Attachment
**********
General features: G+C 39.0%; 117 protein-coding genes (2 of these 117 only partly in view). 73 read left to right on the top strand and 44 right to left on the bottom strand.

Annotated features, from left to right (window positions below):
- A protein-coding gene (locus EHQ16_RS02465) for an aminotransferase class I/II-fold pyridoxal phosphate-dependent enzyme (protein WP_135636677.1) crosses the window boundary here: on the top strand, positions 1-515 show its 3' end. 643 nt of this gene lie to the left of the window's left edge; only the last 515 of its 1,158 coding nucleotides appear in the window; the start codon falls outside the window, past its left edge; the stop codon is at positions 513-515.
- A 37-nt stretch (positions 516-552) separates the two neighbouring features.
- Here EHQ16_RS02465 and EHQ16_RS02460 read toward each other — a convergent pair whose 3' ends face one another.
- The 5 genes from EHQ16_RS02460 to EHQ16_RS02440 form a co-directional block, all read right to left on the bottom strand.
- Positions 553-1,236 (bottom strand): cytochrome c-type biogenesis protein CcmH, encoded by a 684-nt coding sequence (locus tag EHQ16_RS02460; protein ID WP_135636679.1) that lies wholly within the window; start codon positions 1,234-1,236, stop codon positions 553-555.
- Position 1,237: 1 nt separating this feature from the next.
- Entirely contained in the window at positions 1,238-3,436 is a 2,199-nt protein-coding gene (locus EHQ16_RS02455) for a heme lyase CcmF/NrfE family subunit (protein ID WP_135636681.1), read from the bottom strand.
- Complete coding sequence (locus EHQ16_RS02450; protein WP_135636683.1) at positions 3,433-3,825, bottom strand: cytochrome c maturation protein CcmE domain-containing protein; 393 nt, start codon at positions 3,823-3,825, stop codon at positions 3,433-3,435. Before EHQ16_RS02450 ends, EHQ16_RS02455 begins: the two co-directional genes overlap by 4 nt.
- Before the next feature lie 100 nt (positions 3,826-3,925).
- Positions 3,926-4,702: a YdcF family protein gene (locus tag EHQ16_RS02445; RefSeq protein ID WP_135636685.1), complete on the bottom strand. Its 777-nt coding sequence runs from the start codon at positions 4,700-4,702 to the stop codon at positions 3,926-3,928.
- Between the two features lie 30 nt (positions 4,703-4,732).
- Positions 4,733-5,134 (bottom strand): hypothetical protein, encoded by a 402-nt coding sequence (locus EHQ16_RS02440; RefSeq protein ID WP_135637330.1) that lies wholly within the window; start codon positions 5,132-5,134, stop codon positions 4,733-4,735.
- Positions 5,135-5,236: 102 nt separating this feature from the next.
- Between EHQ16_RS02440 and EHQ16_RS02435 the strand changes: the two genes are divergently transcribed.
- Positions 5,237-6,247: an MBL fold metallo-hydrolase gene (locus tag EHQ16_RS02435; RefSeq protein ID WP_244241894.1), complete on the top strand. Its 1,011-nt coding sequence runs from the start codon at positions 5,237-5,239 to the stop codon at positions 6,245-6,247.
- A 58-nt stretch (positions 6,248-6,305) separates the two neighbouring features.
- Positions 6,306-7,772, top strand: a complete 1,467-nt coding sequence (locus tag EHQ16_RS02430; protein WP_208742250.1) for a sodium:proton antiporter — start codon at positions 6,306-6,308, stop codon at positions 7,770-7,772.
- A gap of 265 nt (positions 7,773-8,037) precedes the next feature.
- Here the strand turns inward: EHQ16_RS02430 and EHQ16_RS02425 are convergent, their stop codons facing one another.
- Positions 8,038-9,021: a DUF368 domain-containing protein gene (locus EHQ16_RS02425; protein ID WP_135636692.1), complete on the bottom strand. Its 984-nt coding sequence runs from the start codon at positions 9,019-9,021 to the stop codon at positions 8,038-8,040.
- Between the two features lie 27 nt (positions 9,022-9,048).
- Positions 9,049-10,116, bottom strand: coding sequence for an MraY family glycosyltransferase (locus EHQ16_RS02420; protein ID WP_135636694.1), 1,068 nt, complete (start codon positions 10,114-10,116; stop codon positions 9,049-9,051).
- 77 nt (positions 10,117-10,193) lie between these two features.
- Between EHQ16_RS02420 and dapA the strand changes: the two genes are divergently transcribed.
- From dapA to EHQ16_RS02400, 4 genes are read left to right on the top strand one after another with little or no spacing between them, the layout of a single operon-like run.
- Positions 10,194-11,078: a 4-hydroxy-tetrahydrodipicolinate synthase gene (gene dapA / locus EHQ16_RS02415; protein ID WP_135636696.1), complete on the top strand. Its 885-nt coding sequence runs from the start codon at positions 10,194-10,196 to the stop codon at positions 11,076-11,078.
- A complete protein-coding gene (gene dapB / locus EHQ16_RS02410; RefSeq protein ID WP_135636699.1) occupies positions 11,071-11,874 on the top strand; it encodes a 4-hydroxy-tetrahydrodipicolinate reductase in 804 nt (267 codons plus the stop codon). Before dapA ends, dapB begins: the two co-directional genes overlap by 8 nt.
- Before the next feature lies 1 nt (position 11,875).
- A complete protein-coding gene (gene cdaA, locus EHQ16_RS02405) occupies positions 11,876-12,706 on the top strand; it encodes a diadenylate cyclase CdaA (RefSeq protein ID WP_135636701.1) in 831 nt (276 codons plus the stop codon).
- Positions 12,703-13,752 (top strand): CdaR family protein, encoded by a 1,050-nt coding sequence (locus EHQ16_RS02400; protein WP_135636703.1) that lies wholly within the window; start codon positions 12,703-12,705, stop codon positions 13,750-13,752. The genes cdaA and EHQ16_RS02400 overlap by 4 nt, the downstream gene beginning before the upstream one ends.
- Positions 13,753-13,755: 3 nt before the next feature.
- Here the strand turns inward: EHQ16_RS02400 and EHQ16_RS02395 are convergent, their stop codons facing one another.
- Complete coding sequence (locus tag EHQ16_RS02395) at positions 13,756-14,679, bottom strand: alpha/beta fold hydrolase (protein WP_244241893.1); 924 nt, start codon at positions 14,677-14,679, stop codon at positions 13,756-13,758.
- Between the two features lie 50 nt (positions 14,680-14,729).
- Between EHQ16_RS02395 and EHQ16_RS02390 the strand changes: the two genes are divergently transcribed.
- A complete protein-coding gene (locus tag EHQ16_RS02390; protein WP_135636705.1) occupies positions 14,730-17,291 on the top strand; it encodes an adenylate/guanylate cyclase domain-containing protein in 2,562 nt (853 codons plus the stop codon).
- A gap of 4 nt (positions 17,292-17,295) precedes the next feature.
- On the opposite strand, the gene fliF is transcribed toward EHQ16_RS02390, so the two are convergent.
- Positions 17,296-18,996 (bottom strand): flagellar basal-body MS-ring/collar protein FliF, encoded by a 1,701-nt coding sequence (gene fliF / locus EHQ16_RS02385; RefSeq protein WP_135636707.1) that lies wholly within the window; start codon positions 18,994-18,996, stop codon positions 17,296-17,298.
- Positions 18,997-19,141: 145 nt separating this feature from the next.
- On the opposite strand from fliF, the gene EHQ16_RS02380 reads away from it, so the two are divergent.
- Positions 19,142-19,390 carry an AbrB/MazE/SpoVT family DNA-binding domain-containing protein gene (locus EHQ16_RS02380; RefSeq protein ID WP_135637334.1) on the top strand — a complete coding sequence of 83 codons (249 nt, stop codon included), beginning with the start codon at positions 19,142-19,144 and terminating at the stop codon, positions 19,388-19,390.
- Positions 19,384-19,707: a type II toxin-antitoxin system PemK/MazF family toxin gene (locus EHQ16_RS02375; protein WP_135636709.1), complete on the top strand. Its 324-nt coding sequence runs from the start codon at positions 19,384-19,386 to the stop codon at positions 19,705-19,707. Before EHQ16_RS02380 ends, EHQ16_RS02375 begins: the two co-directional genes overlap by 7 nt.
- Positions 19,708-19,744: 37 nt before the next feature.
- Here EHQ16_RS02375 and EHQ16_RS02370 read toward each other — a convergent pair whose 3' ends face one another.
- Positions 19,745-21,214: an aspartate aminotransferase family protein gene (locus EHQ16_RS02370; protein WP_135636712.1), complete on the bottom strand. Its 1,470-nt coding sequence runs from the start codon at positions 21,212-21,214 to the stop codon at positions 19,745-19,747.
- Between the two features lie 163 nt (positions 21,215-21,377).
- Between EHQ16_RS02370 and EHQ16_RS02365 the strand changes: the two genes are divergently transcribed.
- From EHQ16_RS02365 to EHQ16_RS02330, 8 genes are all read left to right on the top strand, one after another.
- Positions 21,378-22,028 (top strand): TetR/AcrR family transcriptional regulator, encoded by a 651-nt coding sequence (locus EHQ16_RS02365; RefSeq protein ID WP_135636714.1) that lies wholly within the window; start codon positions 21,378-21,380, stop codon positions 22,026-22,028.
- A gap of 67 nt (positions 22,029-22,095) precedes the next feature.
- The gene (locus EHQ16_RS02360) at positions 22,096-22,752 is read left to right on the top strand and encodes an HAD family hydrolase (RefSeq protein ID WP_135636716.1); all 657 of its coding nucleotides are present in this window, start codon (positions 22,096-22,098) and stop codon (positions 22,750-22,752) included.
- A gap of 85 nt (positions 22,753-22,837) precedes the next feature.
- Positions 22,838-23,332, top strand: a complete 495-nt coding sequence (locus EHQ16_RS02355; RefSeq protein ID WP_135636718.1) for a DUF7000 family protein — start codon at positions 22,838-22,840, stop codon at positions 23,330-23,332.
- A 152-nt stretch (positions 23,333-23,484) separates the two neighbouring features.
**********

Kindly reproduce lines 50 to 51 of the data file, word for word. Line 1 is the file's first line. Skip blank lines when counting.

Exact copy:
- Between EHQ16_RS02370 and EHQ16_RS02365 the strand changes: the two genes are divergently transcribed.
- From EHQ16_RS02365 to EHQ16_RS02330, 8 genes are all read left to right on the top strand, one after another.